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  • A large nunnery, called St Augustine's Priory, was erected near the town in 1861; while eastward is the Jacobean Forde House, belonging to the earl of Devon, and visited by Charles I.
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  • In 1648 he had a conference with Charles I.
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  • He disapproved of the rising of the Scots, but was none the less a severe critic of the government of Charles I.
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  • (who granted two annual fairs) in 1.606, and by Charles I.
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  • After them the Dutch endeavoured, but with little success, to form colonies; and in the time of Charles I.
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  • The incorporation charter granted by Queen Elizabeth in 1573 was confirmed by Charles I.
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  • The queen, haughty and exasperated though she was, yielded for the time being, because the invasion of the Spaniards in the north, the arrest of Charles I.
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  • Here negotiations were begun, on the 30th of January 1645, between the commissioners of Charles I.
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  • In 1643 a meeting took place in the town between Charles I.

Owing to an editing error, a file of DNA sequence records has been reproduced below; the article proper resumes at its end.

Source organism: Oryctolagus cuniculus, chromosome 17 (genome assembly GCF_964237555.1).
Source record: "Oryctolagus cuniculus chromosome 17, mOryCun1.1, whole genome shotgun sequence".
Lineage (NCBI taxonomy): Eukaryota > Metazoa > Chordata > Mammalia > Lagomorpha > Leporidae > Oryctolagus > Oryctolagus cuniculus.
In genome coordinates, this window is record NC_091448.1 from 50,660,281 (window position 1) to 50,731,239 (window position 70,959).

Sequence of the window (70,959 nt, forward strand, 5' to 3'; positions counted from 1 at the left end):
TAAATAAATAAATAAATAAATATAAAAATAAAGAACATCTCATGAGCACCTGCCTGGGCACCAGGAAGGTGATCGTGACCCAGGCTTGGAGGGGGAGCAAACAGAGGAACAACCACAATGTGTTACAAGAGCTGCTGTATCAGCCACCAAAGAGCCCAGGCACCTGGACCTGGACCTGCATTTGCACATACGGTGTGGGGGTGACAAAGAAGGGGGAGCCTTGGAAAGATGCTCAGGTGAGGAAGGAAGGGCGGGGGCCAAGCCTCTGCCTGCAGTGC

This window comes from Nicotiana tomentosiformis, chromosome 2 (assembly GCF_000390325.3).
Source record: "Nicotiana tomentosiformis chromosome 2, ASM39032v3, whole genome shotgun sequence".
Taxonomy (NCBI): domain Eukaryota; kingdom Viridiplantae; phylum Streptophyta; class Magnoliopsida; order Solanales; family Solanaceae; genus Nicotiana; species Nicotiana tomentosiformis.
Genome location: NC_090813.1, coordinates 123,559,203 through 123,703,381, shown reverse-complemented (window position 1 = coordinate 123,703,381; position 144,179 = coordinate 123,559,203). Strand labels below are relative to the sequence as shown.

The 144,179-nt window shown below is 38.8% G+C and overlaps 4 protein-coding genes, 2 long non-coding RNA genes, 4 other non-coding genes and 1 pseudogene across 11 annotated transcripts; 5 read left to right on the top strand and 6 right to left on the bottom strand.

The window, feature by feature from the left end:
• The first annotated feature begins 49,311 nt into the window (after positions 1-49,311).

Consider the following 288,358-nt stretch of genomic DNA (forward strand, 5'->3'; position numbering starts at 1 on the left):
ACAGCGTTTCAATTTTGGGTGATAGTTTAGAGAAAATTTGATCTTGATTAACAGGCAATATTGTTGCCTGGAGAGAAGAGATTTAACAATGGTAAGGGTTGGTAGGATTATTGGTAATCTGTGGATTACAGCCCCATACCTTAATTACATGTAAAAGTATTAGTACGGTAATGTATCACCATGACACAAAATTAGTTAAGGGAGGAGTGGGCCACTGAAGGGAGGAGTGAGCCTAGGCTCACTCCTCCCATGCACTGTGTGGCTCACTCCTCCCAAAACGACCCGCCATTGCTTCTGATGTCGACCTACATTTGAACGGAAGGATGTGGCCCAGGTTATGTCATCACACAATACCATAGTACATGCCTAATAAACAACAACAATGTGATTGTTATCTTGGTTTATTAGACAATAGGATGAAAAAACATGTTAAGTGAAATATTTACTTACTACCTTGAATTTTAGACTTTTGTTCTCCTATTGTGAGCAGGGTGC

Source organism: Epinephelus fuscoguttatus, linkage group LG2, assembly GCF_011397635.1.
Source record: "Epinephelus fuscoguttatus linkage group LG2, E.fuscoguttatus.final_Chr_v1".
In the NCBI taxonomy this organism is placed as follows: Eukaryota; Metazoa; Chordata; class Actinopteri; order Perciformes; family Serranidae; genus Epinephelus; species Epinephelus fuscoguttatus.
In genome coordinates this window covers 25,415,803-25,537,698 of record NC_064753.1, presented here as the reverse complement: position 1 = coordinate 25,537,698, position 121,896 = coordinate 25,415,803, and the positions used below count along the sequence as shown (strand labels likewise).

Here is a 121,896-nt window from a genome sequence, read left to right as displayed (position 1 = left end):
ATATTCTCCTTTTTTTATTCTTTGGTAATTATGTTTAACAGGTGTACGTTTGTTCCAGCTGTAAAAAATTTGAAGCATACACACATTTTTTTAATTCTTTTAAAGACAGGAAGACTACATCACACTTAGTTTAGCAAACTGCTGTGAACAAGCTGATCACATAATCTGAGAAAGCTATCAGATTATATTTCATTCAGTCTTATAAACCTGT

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  • He came to it from Flanders, where he had received his education, unable to speak the language and sur- Charles I.
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  • His brother, Colonel Robert Lilburne, was among those who signed the death-warrant of Charles I.
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  • The last authentic instance of the creation of a knight banneret was that of John Smith, created banneret at the battle of Edgehill by Charles I.
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  • Old Swindon received the right of holding a fair from Charles I.
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  • In 1661, the judges who had signed the death warrant of Charles I of England were pursued by Charles II.
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  • Consignia In 1635 King Charles I issued a royal proclamation opening up his Royal Mail to public use.
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  • After the Dissolution the manor remained with the crown until 1624, when Charles I.